If another judge upholds this decision on Wednesday, the sanctuary city repeal wont make it to the November ballot.
If another judge upholds this decision on Wednesday, the sanctuary city repeal won't make it to the November ballot. Ryan T. Bell

A King County Superior Court commissioner on Monday temporarily halted an initiative repealing Burien's sanctuary city ordinance from progressing to the November ballot. The temporary restraining order marks the first legal win for Burien residents and immigrant rights activists against an anti-immigrant campaign funded by an organization with ties to white nationalists.

In January, the Burien City Council passed an ordinance prohibiting city employees and police from asking religious minorities and undocumented residents about their citizenship status or religious affiliation. The move came as the Trump administration started cracking down on undocumented immigrants. Six months later, a petition to repeal that ordinance, organized by former West Seattle Republican congressional candidate Craig Keller and his group Respect Washington, gained just enough signatures to force Keller's repeal initiative to a vote.

By August, the Burien City Council had voted to put the repeal initiative on the November ballot. The vote came amid a series of local elections characterized by Trump-style politics, including fear-mongering rhetoric about immigrant residents, and rising anxiety within those targeted groups. Respect Washington, the organization behind the initiative, is primarily funded by US Inc., an anti-immigrant group that publishes white nationalist literature, according to the Southern Poverty Law Center.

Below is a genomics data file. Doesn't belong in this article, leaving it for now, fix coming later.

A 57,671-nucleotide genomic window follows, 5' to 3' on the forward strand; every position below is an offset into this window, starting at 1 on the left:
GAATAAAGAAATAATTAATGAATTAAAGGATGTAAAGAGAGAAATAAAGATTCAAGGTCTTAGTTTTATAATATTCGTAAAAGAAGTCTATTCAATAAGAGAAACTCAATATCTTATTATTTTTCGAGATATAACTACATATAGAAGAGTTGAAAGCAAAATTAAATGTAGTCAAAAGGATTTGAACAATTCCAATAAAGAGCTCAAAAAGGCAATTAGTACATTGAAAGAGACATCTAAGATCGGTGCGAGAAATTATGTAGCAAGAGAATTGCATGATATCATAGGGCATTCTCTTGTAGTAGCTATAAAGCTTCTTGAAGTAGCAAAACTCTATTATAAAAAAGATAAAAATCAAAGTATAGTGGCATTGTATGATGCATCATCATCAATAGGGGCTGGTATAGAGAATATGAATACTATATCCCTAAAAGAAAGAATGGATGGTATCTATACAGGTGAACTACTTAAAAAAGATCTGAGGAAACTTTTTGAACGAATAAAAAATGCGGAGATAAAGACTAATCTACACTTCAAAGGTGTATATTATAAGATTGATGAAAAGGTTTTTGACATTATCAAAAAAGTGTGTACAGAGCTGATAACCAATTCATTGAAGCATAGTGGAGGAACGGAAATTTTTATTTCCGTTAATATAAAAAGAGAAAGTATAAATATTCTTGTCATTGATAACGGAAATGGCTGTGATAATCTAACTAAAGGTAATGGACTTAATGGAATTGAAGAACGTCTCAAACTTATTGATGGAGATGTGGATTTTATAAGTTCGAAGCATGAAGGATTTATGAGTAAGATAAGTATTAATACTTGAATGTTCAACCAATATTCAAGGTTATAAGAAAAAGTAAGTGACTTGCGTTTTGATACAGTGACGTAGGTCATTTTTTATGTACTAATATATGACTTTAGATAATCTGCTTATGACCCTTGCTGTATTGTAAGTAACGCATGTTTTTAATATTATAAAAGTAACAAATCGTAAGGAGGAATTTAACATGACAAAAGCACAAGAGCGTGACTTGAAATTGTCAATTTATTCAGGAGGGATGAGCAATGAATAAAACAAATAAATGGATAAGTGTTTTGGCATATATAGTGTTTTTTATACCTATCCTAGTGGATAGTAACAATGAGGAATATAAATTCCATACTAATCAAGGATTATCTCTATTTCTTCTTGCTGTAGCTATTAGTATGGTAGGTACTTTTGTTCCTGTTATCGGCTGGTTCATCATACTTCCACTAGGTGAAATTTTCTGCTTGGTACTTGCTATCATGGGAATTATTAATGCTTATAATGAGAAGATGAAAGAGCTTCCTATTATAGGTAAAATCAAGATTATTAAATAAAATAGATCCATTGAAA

Burien Communities for Inclusion, a coalition of Burien residents and immigrant rights activists, filed a lawsuit last Friday attempting to stop the initiative from moving forward. The initiative, as it happens, wouldn't just repeal the city's ordinance; it would also prohibit the City Council from regulating "the acquisition of immigration status or religious affiliation" unless approved by both a majority vote on the Council and a majority vote of the general electorate.

The lawsuit argues that this aspect of the initiative violates state law granting city governments the power to regulate their own affairs.

"Burien Initiative No. 1 is a grisly, flagrantly unlawful ballot measure," Dmitri Iglitzin, lead attorney for Burien Communities for Inclusion, told The Stranger. "Among other things, it requires the city to run any legislation it wants to adopt past a majority vote of the people. Even the City Council couldn't pass a law saying 'We have no power to pass a law unless we have majority vote of the people.'"

According to Iglitzin, the county has just until Thursday to send drafts of the November ballot to the printer. Taking this deadline into consideration, King County Superior Court Judge Elizabeth Berns agreed to put the issue on her calendar for Wednesday morning. At that point, Burien Communities for Inclusion will press for a preliminary injunction—an order that would stop the initiative from going to the printing presses.

"I'm pleased that the magistrate saw the deficiencies of the initiative petition," Burien City Council Member Lauren Berkowitz, a vocal opponent of the Respect Washington initiative, said. "And I'm confident that the Superior Court judge will uphold the residents' challenges and keep this hateful initiative off the ballot."